So everyone’s an artist. We are all writers, poets, singers, dancers, actors, painters, photographers, creators. But what makes your work stand out? That is the question. There seems to be a hive of people all swarming the same ideas, concepts, innovations. The public falls in love with a fad or a sub genre and goes mad until they grow bored and move on.
But don’t be too different either. I have learned through my own trial and error that you cannot push too far or people grow uncomfortable and you lose your following. Ah here comes that damn word again, balance. It makes me laugh because it is a simple enough goal, but constantly shifting. Just when you meet success and feel that you have finally reached some forward momentum you get forced back by someone else’s new take on things, or your very own.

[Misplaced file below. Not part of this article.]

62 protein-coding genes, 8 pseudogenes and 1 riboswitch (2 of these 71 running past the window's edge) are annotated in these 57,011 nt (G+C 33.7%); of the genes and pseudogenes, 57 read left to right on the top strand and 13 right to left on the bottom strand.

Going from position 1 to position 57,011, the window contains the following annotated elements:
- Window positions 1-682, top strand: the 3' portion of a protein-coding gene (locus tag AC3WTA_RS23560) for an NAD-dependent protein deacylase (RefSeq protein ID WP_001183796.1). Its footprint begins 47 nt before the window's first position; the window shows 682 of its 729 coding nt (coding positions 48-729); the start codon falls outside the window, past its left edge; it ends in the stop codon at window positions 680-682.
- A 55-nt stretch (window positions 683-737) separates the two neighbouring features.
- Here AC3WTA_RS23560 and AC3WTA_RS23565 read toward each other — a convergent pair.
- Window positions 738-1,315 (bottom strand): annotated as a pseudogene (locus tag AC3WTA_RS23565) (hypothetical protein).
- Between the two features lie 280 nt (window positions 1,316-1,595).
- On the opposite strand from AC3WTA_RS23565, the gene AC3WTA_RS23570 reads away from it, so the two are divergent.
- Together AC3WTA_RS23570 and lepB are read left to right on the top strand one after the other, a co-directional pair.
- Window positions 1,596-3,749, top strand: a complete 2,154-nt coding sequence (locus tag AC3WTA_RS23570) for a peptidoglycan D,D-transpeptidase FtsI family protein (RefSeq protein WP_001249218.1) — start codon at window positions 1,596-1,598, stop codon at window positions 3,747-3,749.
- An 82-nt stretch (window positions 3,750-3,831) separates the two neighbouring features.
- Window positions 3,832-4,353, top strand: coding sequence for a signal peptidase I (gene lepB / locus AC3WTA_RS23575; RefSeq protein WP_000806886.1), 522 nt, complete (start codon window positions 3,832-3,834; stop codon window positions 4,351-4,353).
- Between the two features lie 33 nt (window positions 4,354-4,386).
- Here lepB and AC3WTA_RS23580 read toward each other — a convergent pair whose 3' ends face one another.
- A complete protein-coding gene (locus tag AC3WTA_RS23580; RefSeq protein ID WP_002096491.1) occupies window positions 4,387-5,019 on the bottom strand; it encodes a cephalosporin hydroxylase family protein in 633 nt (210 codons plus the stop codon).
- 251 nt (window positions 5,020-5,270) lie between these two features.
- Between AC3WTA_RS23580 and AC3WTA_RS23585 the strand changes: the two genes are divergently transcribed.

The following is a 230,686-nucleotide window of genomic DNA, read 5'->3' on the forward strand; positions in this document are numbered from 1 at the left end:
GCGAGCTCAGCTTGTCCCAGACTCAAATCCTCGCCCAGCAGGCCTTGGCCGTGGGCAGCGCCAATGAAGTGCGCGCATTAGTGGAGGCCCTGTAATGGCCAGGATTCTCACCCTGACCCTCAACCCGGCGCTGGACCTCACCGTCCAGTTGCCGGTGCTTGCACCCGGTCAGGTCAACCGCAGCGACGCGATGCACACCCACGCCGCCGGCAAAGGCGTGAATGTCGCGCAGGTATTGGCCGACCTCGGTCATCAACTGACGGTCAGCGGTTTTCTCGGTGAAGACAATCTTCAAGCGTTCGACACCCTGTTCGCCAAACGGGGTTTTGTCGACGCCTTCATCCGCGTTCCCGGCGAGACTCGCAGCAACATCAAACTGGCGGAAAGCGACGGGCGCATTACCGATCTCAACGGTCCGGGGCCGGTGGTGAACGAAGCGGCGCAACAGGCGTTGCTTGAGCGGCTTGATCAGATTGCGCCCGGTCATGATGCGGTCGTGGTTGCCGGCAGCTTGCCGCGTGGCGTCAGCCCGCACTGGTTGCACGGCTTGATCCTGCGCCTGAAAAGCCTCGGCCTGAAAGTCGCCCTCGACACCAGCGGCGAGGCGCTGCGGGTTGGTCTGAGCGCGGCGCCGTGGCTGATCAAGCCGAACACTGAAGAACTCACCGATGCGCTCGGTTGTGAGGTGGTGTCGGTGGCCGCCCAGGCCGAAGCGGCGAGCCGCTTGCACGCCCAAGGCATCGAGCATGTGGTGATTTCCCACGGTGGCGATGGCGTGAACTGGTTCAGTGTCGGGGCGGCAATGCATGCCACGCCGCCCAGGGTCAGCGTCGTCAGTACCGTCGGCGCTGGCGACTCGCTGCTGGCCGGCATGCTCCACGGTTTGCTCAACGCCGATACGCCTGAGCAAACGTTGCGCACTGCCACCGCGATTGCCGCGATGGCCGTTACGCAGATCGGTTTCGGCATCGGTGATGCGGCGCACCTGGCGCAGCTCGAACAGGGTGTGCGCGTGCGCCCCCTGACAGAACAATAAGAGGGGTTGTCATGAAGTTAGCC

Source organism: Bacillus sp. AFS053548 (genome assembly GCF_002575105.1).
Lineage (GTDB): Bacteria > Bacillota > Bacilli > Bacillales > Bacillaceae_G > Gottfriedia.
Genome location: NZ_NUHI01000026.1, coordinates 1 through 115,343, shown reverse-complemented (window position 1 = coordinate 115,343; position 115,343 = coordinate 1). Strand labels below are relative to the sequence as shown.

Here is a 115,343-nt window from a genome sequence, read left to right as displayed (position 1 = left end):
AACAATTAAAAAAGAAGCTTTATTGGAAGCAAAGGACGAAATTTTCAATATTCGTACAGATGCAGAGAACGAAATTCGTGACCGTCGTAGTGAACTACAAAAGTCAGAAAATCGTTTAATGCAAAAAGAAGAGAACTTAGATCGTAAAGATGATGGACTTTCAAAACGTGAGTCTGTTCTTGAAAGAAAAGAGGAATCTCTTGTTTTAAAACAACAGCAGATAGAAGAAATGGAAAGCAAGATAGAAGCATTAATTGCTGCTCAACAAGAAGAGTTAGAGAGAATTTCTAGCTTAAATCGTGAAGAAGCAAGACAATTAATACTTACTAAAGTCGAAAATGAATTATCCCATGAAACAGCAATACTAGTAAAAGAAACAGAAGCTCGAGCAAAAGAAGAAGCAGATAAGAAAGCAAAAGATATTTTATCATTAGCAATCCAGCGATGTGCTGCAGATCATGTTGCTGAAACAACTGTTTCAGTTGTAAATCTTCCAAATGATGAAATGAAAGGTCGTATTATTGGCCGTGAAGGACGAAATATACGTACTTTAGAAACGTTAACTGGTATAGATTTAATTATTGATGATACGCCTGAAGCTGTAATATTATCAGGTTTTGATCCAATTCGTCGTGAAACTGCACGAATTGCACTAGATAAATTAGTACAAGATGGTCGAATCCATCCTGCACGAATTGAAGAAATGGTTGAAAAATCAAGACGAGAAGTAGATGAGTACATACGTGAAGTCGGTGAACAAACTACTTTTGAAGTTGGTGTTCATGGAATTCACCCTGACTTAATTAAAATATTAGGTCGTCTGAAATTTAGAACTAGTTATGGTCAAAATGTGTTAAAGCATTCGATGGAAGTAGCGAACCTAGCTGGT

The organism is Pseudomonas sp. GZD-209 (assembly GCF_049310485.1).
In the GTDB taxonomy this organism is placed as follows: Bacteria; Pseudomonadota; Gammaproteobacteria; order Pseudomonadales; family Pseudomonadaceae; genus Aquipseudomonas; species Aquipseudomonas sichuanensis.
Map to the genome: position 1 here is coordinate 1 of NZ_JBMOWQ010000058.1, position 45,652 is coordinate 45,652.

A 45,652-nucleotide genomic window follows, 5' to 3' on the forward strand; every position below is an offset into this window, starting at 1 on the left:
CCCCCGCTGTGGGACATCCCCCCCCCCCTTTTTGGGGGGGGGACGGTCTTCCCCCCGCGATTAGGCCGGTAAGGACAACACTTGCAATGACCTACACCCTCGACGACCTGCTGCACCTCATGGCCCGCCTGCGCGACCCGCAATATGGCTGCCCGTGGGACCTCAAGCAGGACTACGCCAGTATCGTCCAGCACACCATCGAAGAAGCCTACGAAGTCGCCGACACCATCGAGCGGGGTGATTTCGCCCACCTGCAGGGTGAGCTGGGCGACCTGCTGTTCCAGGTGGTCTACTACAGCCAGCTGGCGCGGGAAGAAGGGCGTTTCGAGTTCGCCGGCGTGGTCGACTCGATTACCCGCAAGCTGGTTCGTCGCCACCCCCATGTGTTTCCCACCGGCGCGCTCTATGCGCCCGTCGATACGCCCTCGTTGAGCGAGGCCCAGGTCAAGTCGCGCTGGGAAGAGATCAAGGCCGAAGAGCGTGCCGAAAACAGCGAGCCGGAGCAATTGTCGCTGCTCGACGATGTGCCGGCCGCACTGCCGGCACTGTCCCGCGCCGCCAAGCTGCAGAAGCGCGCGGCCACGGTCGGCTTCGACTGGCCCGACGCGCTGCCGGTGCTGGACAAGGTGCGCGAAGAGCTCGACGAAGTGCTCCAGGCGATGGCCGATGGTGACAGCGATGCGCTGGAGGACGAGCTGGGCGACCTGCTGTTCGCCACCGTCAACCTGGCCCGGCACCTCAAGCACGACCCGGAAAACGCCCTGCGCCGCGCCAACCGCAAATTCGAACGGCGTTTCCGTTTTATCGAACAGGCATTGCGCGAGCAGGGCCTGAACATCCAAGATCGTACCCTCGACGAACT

I hit a wall lately because it seems that a lot of speculative fiction publishers disclaim that they are drowning in zombie, werewolf, and vampire tales and are not looking for such stories but then their next release is…wait for it…the latest zombie, werewolf, and/or vampire story. What they say they want is not necessarily on the mark nor is a warning to avoid certain genres.
Neil Gaiman is very good about stating that writers need to be true to themselves, him and like every other successful artist get that need for personal connection. The point is to find the publications that you trust and build a relationship with them. Do not fall into the trap that we all do in the beginning, trying to get as much of your work out there as possible.
Getting back to what I have previously stated in earlier posts, make your mark quality over quantity. Stand out by working on what you do best and maybe adjust a few things here and there to appease publishers, producers, directors as you need to. Improve over time and keep at it.